: News

Experts Advocate Heat Safety All Summer Long

Play associated audio
During the weekend heat wave, children in
Columbia Heights cooled off in a nearby fountain while ice cream vendors tried to make the most of their melted goods.
Jessica Gould
During the weekend heat wave, children in Columbia Heights cooled off in a nearby fountain while ice cream vendors tried to make the most of their melted goods.

By Jessica Gould

It was the kind of heat that felt like it could burn through sandals and singe your toes. And even though the worst might be over for now, Dr. Brian Amy of the D.C. Department of Health says people should continue to keep an eye on the area’s most vulnerable residents.

"Sometimes it’s out of sight out of mind," says Amy. "If it’s a cool day we forget about the heat and we just go on. But even in moderate heat we can still get into trouble by, again, leaving people in shut-up cars, or not checking on people with chronic illnesses or the elderly."

And he says the same rules still apply.

"And it’s still a time when we need to remember all the fundamental things of keeping ourselves as cool as possible, well hydrated and check on everybody to make sure they’re doing well," he says.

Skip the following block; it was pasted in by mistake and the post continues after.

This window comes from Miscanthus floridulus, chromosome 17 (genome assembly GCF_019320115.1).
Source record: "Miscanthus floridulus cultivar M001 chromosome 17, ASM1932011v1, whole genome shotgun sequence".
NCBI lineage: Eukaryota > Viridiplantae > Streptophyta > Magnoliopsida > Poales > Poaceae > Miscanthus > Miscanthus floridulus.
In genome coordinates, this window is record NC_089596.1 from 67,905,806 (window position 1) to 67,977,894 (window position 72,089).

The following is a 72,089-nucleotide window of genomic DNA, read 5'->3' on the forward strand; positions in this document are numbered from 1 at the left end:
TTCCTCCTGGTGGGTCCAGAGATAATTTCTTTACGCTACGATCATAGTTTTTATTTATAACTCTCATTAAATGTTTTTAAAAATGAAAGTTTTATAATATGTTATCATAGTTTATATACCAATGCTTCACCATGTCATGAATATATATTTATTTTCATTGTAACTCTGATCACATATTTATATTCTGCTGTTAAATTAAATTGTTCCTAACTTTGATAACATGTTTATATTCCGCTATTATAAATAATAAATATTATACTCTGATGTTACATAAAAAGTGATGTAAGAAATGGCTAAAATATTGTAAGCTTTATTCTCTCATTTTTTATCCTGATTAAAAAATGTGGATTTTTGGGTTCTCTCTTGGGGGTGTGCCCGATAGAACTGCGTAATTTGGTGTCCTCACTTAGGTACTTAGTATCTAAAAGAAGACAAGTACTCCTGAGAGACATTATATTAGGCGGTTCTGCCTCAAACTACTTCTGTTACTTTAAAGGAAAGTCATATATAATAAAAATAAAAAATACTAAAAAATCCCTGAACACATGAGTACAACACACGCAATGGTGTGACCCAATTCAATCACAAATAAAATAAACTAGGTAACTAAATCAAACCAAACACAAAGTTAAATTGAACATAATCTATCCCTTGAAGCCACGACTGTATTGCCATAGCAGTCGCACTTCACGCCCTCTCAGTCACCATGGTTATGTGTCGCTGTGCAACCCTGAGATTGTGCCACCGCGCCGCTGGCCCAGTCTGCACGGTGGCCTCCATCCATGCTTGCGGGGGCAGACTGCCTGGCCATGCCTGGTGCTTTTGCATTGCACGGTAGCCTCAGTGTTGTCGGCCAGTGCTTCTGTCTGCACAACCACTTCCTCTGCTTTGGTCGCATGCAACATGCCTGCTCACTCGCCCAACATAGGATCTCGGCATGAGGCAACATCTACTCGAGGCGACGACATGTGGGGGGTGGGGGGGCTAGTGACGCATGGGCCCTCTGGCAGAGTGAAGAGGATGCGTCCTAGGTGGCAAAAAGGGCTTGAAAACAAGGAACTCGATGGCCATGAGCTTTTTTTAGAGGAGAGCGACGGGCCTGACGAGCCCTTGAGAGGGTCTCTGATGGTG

After all, he says, the summer's not over yet.

NPR

Tabasco And Beer-Flavored: Not Your Easter Bunny's Jelly Beans

On the eve of Easter and National Jelly Bean Day, let us probe the mysterious origins and unexpected ascendency of the humble candy. And to celebrate, we've sampled Jelly Belly's newest flavors.
NPR

Tabasco And Beer-Flavored: Not Your Easter Bunny's Jelly Beans

On the eve of Easter and National Jelly Bean Day, let us probe the mysterious origins and unexpected ascendency of the humble candy. And to celebrate, we've sampled Jelly Belly's newest flavors.
NPR

President Obama's Favorite County — At Least When it Comes to Giving Speeches

President Obama has visited Prince George's County, MD, four times this year. It is the most affluent county with an African American majority, and also happens to be very close to the White House.
NPR

Ohio's Law Against Political Lying Heads To Supreme Court

Can a state law prevent political campaigns from doling out misinformation? Guest host Celeste Headlee learns more from The Plain Dealer's Sabrina Eaton.

Leave a Comment

Help keep the conversation civil. Please refer to our Terms of Use and Code of Conduct before posting your comments.